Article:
What started in the Bosnian town of Zenica developed into a successful global relief group for women who have experienced sexual violence. DW spoke to Monika Hauser who founded medica mondiale 20 years ago.
DW: When you started operations in Zenica it was in the middle of a war zone, and people initially dismissed the idea, saying it was crazy. What kept you going?
Monika Hauser: I just had to do it. There were no doubts. I think I was highly motivated, and I found the right people, and we were rather successful in supporting women despite the situation there.
Looking back now, did you expect this project to last so long?
No, of course not. Initially it was just in order to build up meaningful and effective support for traumatized women in Bosnia, but, step by step, we went on and a big organization developed.
What does your organization do to help victims of sexual violence in Bosnia and elsewhere?
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First of all, we support them with professional help: medical support, gynecological support, always in conjunction with psycho-social support. This has to be given in a very safe place, in a very safe and a good atmosphere for the survivors. We call them survivors and not victims because we do not want to create any further victimization of women who have survived all that horror. We have to qualify the local staff so that they can perform this important work in a sustainable way.
Because after a while you hand it over to them, right?
Our philosophy is that you have to work in a sustainable way. That means we educate local staff and we hand over these projects. We are very proud, especially with regard to the program in Afghanistan, that after only nine years we were able to hand it over to our 70 Afghan colleagues.
Over the past 20 years, what would you say has been the biggest challenge?
Of course, having to overcome financial problems again and again; having to build up efficient structures to do such a big and complex project; and overcoming political ignorance. Although we now have important UN resolutions, we see that there is not really the political will to change the situation for women in war zones and post-war areas.
What are you trying to do in order to overcome this political ignorance?
This is also long-term work, because it has to do with attitudes: patriarchal attitudes which we can also see in international governments. It is not just a question of Afghanistan or Democratic Republic of Congo and other African countries: We really see that international politicians also do not understand why it is so important to support these women and prevent these kinds of sexualized violence in these countries. We have the instruments, we have the tools, international tools, but they are not implemented.
Another problem for the victims, apart from being traumatized and injured, is the stigma that is attached to rape. In Afghanistan, for instance, women can be sent to prison for adultery despite the fact that they were the ones who were assaulted. That prevents many women from reporting rape in the first place. How do you deal with that situation in Afghanistan?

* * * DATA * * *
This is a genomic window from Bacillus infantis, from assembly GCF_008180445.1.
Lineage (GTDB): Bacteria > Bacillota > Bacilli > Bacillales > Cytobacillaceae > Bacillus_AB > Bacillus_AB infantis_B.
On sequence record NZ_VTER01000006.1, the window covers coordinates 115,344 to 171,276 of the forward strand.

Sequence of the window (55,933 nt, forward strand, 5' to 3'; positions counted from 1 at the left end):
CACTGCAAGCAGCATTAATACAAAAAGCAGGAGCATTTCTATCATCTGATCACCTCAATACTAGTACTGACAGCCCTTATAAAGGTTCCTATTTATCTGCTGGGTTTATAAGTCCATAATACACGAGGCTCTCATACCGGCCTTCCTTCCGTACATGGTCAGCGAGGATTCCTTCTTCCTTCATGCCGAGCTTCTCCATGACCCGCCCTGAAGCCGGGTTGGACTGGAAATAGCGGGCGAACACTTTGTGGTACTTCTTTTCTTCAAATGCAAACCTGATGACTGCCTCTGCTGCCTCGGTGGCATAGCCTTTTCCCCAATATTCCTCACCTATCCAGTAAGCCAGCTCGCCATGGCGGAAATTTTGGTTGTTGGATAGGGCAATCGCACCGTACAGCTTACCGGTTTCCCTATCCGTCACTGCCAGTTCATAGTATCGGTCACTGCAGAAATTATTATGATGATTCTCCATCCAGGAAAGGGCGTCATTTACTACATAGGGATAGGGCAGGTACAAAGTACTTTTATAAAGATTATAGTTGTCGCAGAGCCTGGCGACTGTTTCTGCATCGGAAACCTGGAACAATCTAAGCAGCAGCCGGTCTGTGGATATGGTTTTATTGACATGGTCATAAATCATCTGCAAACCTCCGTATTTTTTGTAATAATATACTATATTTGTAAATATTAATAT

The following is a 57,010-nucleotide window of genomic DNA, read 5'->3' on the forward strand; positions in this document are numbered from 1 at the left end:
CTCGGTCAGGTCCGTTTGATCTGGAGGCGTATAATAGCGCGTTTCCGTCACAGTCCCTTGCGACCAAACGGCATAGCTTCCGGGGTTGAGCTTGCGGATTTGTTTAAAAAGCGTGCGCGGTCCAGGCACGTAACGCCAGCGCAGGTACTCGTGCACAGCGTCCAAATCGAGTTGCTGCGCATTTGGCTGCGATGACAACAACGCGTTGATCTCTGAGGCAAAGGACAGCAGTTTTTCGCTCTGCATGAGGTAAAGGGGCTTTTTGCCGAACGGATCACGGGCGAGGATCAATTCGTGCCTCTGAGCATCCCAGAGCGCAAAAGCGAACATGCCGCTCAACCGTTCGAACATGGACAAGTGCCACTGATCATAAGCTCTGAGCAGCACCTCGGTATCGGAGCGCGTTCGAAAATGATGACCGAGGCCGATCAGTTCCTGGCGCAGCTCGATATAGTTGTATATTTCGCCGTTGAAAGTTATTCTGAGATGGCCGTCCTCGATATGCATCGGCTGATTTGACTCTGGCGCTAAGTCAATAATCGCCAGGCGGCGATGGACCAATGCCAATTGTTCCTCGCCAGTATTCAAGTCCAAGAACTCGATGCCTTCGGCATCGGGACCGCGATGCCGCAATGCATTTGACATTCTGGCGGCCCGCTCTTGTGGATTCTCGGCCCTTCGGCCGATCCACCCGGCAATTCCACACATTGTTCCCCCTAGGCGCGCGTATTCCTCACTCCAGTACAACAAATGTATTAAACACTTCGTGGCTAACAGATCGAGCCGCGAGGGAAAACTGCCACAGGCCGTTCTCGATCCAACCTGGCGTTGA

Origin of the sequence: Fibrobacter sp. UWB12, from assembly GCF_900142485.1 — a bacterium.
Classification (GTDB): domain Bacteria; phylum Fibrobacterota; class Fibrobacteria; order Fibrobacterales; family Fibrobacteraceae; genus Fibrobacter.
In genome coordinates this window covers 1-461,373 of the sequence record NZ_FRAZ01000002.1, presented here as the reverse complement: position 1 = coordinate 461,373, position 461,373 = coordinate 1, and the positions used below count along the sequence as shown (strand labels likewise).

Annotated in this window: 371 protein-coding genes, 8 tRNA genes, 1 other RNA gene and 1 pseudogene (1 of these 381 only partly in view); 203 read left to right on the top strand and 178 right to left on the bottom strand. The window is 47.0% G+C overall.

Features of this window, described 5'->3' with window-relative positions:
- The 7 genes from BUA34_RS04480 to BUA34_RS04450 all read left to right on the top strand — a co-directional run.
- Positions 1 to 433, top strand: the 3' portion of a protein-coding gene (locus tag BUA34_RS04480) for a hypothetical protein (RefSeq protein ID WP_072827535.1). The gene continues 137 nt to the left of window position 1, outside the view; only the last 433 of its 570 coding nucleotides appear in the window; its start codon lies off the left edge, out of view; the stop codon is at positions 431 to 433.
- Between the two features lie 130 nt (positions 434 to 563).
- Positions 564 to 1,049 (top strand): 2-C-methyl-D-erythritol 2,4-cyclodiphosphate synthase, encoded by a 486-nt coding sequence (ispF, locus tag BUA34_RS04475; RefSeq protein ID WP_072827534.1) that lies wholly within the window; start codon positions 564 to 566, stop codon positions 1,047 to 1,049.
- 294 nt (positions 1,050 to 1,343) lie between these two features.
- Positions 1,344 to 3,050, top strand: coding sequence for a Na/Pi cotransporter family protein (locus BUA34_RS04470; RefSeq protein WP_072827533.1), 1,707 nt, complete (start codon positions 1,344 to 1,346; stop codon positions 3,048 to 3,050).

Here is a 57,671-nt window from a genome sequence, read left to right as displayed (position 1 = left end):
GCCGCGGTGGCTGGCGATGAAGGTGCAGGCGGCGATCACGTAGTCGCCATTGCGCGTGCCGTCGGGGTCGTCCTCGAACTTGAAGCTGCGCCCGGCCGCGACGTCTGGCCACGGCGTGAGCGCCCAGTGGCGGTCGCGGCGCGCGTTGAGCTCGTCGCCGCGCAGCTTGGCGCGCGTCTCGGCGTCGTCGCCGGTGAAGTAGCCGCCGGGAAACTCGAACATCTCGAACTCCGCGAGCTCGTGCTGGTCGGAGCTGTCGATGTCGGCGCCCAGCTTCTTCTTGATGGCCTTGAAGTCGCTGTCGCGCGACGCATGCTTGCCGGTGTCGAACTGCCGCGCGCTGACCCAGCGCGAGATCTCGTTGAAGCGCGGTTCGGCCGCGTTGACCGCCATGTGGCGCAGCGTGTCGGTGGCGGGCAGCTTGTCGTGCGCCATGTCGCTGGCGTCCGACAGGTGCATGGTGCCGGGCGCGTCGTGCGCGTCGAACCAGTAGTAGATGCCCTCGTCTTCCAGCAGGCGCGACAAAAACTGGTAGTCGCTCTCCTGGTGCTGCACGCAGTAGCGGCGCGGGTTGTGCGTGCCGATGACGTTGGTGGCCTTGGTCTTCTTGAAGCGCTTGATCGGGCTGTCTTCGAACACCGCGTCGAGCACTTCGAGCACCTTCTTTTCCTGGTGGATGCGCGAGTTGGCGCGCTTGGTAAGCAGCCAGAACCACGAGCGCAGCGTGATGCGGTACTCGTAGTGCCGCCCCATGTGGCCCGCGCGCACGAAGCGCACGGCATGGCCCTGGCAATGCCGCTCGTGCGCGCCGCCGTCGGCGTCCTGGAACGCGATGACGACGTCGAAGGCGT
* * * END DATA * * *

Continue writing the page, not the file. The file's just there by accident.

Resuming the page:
It's a very difficult situation, and one thing is to support and qualify local staff so that they can fight and support the clients. We have this new EVAW law there now since 2009; it's a law for the elimination of violence against women. It's a good law, but we have to implement it, so the local staff is educating legal staff in the country. We really can see a little change, because more and more perpetrators are sentenced as rapists. But it's still a long, long task because it really means changing attitudes in this patriarchal society.
One of your most recent projects started in post-war Liberia in 2006. Incidents of rape are still high, and widespread corruption and weak governmental infrastructure enables rapists to buy their way out of prosecution. Can you tell me about what you call "palaver huts" to prevent rape incidents? What are palaver huts?
These are small huts where, in former times, men would gather to speak about important things. Our local colleagues said, 'We also want to have palaver huts.' Now we've built these palaver huts in a very remote area in the south-east of Liberia, and in these palaver huts women can gather. They can speak with others about what happened to them; they can think about strategies.
Of course it was also important to educate local women there. First of all, they meet women who have survived sexualized violence: They speak with them, they go with them to the police if they want, and they go with them to the hospital if they need medical support. And of course they sensitize their own society, which means awareness-raising, standing in the marketplace with a megaphone and speaking to the community there, and saying that rape and sexualized violence are a clear, grave human rights violation, and men are responsible for that, and the society has to start to change.
We've even seen now that there was the owner of a shop who was beating up his wife for years, and these women from medica organized a boycott against this shop. So this man has started to change his attitude because for weeks and weeks and weeks nobody was coming to buy anything. So these women are also very efficient in their communities.
So are you going on for another 20 years?
I think it's necessary. I mean, the best thing would be that one day medica mondiale would not be necessary any more because we do not have this problem, but I don't think that I will see this in my lifetime. So of course medica mondiale has to go on, and let's hope that we have the power and the means to go on for another 20 years.
The state of North Rhine-Westphalia honored Hauser for her humanitarian work in 2012. She was also awarded the Alternative Nobel Prize (Right Livelihood Award) in 2008.
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